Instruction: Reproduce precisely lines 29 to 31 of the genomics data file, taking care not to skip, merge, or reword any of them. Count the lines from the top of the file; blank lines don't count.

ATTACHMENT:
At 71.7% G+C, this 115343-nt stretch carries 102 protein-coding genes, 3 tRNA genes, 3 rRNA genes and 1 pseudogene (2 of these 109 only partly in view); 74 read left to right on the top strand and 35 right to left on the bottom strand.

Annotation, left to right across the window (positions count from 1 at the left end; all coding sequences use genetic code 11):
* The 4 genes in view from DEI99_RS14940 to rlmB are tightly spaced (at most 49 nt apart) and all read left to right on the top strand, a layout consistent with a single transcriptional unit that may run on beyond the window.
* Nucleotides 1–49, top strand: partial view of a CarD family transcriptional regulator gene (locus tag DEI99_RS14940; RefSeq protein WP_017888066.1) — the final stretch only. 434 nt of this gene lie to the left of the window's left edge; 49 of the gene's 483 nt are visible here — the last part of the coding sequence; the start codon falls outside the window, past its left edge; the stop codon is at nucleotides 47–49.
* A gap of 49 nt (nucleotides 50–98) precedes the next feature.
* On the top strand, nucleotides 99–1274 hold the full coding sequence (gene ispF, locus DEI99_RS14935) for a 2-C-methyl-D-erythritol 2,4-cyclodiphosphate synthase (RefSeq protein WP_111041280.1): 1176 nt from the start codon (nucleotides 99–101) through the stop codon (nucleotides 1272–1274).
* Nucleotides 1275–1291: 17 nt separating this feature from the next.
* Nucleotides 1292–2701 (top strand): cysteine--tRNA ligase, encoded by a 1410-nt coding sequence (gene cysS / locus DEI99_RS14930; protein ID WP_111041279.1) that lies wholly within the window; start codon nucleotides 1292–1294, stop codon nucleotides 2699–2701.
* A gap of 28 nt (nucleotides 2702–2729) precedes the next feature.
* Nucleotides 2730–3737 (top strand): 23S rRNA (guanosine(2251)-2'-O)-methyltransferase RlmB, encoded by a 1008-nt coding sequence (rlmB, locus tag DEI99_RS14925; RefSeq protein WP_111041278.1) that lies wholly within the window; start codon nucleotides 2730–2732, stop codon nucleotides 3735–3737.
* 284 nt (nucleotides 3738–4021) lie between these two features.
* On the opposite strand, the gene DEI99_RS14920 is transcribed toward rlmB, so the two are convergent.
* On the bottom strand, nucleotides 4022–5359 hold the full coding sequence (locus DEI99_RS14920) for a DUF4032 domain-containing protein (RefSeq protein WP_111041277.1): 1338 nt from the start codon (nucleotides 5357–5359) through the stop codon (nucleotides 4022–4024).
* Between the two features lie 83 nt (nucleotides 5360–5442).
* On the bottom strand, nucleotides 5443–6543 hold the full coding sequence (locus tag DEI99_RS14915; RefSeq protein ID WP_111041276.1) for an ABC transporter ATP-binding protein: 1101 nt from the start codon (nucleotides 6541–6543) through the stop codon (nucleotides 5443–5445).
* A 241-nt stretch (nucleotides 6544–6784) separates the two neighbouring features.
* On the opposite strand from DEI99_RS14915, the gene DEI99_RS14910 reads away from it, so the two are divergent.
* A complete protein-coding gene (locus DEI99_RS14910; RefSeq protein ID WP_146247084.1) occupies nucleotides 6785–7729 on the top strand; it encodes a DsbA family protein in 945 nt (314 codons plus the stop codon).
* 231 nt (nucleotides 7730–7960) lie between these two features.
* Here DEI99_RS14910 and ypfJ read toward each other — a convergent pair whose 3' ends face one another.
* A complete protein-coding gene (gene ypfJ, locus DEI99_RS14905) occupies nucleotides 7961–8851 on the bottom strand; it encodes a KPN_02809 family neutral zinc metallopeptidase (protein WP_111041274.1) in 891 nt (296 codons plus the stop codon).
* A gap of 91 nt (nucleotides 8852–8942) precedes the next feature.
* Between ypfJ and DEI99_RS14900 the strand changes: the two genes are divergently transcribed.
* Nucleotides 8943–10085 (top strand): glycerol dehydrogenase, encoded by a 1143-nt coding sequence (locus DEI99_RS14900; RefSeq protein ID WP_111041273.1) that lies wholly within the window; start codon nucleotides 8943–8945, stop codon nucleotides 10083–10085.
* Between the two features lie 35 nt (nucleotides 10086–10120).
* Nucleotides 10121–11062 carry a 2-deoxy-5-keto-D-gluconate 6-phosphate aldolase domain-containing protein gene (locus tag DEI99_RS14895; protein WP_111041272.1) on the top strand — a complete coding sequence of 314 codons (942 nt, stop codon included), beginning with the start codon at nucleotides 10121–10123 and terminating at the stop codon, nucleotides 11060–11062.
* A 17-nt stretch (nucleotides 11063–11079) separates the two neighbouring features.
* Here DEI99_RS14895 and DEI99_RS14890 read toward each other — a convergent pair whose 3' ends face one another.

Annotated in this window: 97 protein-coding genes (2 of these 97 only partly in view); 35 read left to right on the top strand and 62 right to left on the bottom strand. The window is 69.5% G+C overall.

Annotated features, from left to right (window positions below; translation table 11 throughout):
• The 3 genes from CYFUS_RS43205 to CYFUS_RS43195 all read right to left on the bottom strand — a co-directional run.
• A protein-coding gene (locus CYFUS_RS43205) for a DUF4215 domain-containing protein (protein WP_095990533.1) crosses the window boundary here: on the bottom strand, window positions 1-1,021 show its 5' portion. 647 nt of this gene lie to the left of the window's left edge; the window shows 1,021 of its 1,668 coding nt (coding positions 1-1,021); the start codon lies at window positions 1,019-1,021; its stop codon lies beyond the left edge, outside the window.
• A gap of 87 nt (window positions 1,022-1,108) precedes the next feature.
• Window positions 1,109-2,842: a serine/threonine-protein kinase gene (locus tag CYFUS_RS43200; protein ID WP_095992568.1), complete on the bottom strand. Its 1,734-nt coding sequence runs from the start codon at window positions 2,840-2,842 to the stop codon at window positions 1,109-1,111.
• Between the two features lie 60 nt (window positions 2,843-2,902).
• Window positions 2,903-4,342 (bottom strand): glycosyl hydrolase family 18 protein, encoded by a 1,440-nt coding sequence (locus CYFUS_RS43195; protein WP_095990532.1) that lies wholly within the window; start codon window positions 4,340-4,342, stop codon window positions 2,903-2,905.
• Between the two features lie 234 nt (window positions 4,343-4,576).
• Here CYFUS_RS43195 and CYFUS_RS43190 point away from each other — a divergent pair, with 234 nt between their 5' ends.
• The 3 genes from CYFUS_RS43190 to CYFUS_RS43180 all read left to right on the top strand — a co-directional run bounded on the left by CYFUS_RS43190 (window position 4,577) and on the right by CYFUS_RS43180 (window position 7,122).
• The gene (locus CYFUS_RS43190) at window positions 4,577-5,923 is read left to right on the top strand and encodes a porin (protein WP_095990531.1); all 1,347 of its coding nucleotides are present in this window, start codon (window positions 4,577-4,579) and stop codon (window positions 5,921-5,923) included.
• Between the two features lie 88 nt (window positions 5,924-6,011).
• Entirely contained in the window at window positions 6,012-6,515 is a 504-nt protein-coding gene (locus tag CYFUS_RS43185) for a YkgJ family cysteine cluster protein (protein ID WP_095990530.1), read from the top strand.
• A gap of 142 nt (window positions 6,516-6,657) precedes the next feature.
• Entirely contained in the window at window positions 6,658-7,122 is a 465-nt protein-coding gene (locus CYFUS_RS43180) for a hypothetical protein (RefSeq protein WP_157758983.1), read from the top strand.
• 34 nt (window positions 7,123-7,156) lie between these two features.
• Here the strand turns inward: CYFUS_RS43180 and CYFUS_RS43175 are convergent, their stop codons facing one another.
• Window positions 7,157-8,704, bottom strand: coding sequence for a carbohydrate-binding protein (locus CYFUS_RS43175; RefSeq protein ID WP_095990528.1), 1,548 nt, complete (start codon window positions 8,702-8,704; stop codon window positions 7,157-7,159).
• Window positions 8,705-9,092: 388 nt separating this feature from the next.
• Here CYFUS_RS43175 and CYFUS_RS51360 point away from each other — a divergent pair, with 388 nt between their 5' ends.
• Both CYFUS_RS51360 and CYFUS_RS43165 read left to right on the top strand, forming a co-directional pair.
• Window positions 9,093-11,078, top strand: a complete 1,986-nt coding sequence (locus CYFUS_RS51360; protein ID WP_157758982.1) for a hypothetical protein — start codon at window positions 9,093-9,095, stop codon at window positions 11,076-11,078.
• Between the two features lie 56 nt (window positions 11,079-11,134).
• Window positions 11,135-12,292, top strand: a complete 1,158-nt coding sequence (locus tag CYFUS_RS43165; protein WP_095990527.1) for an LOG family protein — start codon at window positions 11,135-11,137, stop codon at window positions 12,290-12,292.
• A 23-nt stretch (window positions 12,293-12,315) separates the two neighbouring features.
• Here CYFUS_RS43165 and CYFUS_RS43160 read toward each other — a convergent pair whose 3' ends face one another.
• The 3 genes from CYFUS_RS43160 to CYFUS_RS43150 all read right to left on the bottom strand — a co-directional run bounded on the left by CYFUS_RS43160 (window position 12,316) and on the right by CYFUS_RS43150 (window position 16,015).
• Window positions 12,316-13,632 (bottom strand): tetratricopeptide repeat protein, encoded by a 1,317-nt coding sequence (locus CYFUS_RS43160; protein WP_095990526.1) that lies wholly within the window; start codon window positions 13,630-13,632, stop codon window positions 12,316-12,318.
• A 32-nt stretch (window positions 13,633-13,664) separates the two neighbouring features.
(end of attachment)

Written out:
Annotated in this window: 97 protein-coding genes (2 of these 97 only partly in view); 35 read left to right on the top strand and 62 right to left on the bottom strand. The window is 69.5% G+C overall.

Annotated features, from left to right (window positions below; translation table 11 throughout):
• The 3 genes from CYFUS_RS43205 to CYFUS_RS43195 all read right to left on the bottom strand — a co-directional run.